Travel slowly, staying in vacation rentals (villas, farms, cottages, apartments)
Report 236: Our Italian Sabbatical
By Trishmael from Louisiana, Fall 2003
Page 3 of 10: A Week in Florence
Took a cab for the short ride from SMN to Palazzo Mannaioni Residence (reviewed here). At the rental, a lovely young woman named Chiara helped us get oriented, marking Bancomats, good places to eat, etc. on our map.
Our week in Florence was spent equally divided among walking, eating, and gawking. Highlights included:
1) Seeing the Masaccio frescoes in the Brancacci Chapel in Santa Maria del Carmine, a stone's throw from our digs. Nobody could have prepared me for how lovely the chapel is. I couldn't look hard enough. While I was in aesthetic arrest, Gary wandered into a cloister and found the original of an iron lamp he'd seen a drawing of somewhere and was replicating for a client.
(Digression: I should explain that Gary spends much of our travels stalking various wrought iron objects and looking for people who know about or make them. Although sometimes he drives me crazy tracking down this or that artist's work, his interest has been the basis for some wonderful experiences when we travel. In Florence, we found a couple of shops in the Oltrarno where fellas were whopping iron. Smiths are pretty much the same the world over--we've never met an unfriendly smith in Italy--and Gary has lots of fun swapping trade secrets. Once he points to himself and says "fabbro" we're off to the races, and generally he is welcomed like a brother. He always says, hey, this looks just like my shop--messy.)
Back to the highlight list: 2) 2 great hikes in opposite directions--one to the Stibbert Museum, where Gary was in iron heaven. We got very lost at one point, and a kindly elderly woman gave us the funniest directions that sounded like a big circle: "a destra, avanti, avanti, avanti, a sinistra, avanti avanti avant," etc. We stumbled into a lovely park where everyone seemed to have a baby but us. Finally we puffed up the last hill to the Stibbert. There were only 2 other visitors in the whole museum, so we had the knights mostly to ourselves.
The other hike wound up somewhere more to my taste: San Miniato, with a stop on the way at Piazzelle Michelangelo for the views. It was so utterly peaceful up there. We sat for awhile in the sun outside, then toured the interior and waited for the monks to chant at vespers, which for some reason was at 6, not 5 (perhaps the daily church calendar doesn't observe daylight savings time?). Anyway I was glad of the extra hour in such a heavenly place.
3) Our pre-arranged tour of the Vasari corridor. Our red-caped, English speaking guide was a treasure. Since this trip was the first for which we had hired guides and prearranged tours, and because of the interest I have in touristic performances, I was trying to appreciate why I liked her tour so much. I think it came down to the ability to make a narrative. As we went from one palace to the other, she told stories of the Medici family along the way and I began for the first time to see the shape of the whole family saga--before it had been a blur of who's in, who's out, etc. Of course it helped to have images of them, their portraits, to hook into the story.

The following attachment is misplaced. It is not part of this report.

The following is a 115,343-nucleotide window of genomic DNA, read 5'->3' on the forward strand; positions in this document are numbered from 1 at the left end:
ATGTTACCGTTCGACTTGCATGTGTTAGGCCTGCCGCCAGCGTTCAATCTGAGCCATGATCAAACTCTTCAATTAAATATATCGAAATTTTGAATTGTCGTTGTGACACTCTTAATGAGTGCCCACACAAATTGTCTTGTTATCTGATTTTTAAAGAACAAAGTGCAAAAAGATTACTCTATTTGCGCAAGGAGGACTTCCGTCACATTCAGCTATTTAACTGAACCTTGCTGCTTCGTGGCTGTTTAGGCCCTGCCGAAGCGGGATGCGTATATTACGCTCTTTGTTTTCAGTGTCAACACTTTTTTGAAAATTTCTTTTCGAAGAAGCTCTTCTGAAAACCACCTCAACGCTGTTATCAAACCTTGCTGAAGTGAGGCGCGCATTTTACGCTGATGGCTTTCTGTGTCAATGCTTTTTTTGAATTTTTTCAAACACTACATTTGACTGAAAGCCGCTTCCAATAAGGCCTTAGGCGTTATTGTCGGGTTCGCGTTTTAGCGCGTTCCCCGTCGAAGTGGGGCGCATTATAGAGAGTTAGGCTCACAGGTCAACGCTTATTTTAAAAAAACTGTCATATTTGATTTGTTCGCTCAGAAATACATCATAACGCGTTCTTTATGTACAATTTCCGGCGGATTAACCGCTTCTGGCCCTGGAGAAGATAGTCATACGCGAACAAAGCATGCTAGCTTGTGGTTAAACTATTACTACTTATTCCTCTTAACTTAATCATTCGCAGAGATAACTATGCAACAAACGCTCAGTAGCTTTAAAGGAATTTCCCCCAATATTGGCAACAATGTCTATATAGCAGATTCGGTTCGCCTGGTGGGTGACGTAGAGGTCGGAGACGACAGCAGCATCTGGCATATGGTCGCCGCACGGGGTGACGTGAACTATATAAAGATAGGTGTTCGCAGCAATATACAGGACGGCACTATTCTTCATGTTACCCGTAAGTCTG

The security was tight, but upon seeing the painting that was damaged in the bombing at the head of the corridor, left damaged as a reminder, I could easily understand why. We saw a dizzying amount of portraits, and I was especially drawn to the self-portrait collection--there's always something a little ghostly about self-portraits, probably a result of the artist's attempt to get outside him/herself to see her/himself.
One small blemish on this wonderful tour were some obnoxious Americans who embarrassed us all by not staying with the group and loudly objecting and clamoring for a bathroom at inopportune moments and generally just being rude. I felt privileged to be on this tour, and it made me cringe to see folks abuse the privilege.
4) Shoe shopping and eating in San Frediano - Maureen on ST had turned me on to this district before we left, and I owe her a big one. I loved the area, and we had so much fun just hanging out there. Favorite thing I ate: Fig, fennel and walnut cake in Al Tranvai, as recommended by Diva. I have been trying to make something like it, unsuccessfully, ever since.
The shoe shopping was necessary but also fun. I had my Birkenstocks and my heavy hiking boots, neither of which was working out too well on the cobblestones. I needed something cheap and lightweight with spring in it. I had in mind a certain kind of shoe I had seen a very stylish yet obviously practical woman wearing on the train; they looked like bowling shoes. We spied them in the window of a store on via Pisana, and it was my kind of shopping: quick and easy. When I tried them on I was so happy I jumped up and down a few times, and the salesman got a big kick out of how spring-y I was on my new feet. My feet thanked him the rest of the trip.